However, Lalor said restructuring was another legal area she expected to grow. “We are into potentially challenging times,” she said.

I ask if she is concerned about FDI by tech companies being scaled back in Ireland. “It is a concern, of course, it is a concern,” she said, adding that the impact of multinational tech firms cutting back would have a knock-on impact on Irish SMEs dependent on them for work.

International private equity (PE) is becoming more active in Ireland in recent years, and Pinsent Masons has advised on some of the biggest transactions in this space. It notably advised Texas-based Cathexis on the acquisition of 1890-founded Jones Engineering earlier this year. “We have definitely benefited from our relationships with PE,” Lalor said. “This does give us an opportunity to get in front of potential new clients but there is no guarantee that an Irish client will migrate to us.”


Pinsent Masons’ corporate team has closed over 120 deals in five years. As a firm, Lalor said that deals often involved cooperation between partners with different specialties. Pinsent Masons acted for the Central Group and Signa Holding for example on the recent purchase of Selfridges, which is best known in Ireland for owning Brown Thomas and Arnotts.

“It was a great deal in terms of cross-work between different teams,” Lalor said. “There were Irish landmark department stores being sold (as part of the transaction) so it was great to be involved in it.”

In Dublin, Pinsent Masons’ corporate, banking, and real estate team all worked on different aspects of the £4 billion deal which involved eight different jurisdictions.

“Another good deal my team worked on was that we acted for DCC on a new £800 million sustainability-linked revolving credit facility with its banks,” Lalor said.

Another deal she cited involving its funds team was advising Baillie Gifford Investment Management (Europe) Limited on its successful licensing application with the Central Bank. “Our litigation team has done some ground working litigation in the Irish courts,” she added. “We act for an extremely large generic pharma company called Teva and they have had some very significant litigation.”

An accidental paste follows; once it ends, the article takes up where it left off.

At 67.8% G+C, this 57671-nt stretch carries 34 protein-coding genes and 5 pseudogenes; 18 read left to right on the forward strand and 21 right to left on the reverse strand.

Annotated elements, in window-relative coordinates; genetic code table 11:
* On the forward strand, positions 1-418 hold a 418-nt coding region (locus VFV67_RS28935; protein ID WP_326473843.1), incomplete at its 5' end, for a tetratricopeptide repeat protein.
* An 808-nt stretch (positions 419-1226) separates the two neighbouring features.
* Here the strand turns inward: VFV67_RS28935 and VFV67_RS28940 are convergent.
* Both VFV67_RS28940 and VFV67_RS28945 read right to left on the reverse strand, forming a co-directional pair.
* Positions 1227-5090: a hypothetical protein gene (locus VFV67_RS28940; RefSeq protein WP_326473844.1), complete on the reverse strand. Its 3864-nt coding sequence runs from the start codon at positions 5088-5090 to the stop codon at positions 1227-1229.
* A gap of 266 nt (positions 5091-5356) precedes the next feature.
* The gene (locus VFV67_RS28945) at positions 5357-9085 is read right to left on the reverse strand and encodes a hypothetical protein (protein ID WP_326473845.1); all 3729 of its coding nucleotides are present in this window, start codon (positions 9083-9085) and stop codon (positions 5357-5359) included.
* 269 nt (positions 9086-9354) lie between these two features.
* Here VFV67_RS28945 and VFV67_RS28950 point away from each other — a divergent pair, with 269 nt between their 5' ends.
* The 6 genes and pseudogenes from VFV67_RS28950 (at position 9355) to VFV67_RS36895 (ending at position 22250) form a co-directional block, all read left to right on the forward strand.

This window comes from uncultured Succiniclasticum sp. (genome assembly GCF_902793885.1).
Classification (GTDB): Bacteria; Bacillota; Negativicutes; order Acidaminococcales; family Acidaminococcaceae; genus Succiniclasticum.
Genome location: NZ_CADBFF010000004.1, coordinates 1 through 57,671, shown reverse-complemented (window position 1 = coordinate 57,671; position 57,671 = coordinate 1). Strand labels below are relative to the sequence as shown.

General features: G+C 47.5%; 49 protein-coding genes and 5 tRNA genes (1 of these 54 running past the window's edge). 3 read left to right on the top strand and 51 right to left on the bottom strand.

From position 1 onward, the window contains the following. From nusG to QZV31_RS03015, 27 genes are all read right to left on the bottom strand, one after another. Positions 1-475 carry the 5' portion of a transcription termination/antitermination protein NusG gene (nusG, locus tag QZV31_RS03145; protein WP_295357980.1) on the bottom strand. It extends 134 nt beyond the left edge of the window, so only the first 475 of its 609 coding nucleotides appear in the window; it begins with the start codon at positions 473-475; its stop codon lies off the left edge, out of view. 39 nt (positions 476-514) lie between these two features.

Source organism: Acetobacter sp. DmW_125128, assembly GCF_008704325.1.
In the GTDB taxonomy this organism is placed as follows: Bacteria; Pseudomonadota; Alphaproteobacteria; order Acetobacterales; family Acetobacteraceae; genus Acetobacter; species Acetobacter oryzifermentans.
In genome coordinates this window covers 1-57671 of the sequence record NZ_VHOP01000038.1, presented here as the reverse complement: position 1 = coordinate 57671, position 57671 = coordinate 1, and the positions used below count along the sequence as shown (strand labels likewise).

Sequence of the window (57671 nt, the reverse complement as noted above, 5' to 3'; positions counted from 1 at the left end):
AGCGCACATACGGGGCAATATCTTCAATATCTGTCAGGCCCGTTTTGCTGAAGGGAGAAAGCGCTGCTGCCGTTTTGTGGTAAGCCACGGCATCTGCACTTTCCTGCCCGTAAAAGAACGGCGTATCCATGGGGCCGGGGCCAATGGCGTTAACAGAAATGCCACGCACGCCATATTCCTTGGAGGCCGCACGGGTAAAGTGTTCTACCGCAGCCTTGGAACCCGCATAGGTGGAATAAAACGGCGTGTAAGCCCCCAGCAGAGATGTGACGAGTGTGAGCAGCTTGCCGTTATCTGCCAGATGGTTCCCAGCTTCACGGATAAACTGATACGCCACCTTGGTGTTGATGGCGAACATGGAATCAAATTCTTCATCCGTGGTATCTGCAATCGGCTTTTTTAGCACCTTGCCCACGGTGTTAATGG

Economic outlook

What is the outlook for the next 12 months given all the macroeconomic headwinds? “The corporate team says their pipeline remains very buoyant in terms of M&A and private equity transactions,” Lalor said.

Lalor also expects more energy deals because of the crisis, as well as seeing more consolidation in certain sectors like healthcare, veterinary and dentistry. “It won’t be all doom and gloom,” she said. “We will see healthy M&A but there is also a level of uncertainty so it is hard to see exactly what the pipeline is like.

“In banking, which is my area, I would say the market is tightening a little bit, in particular in the core banks.”

Pinsent Mason acts for the full range of clients from banks to alternative lenders, funds, and corporate borrowers. What about Pinsent Masons’ restructuring business? “I think for a long time the economy has been waiting for corporate restructuring to start,” Lalor said. “It hasn’t happened yet because of Covid support and so on but they are at an end now.

“Companies and SMEs are just back up and running again and they’re facing new issues – the most obvious of which is the energy crisis. One has to expect there are going to be huge challenges for many businesses and we are expecting more restructuring work.”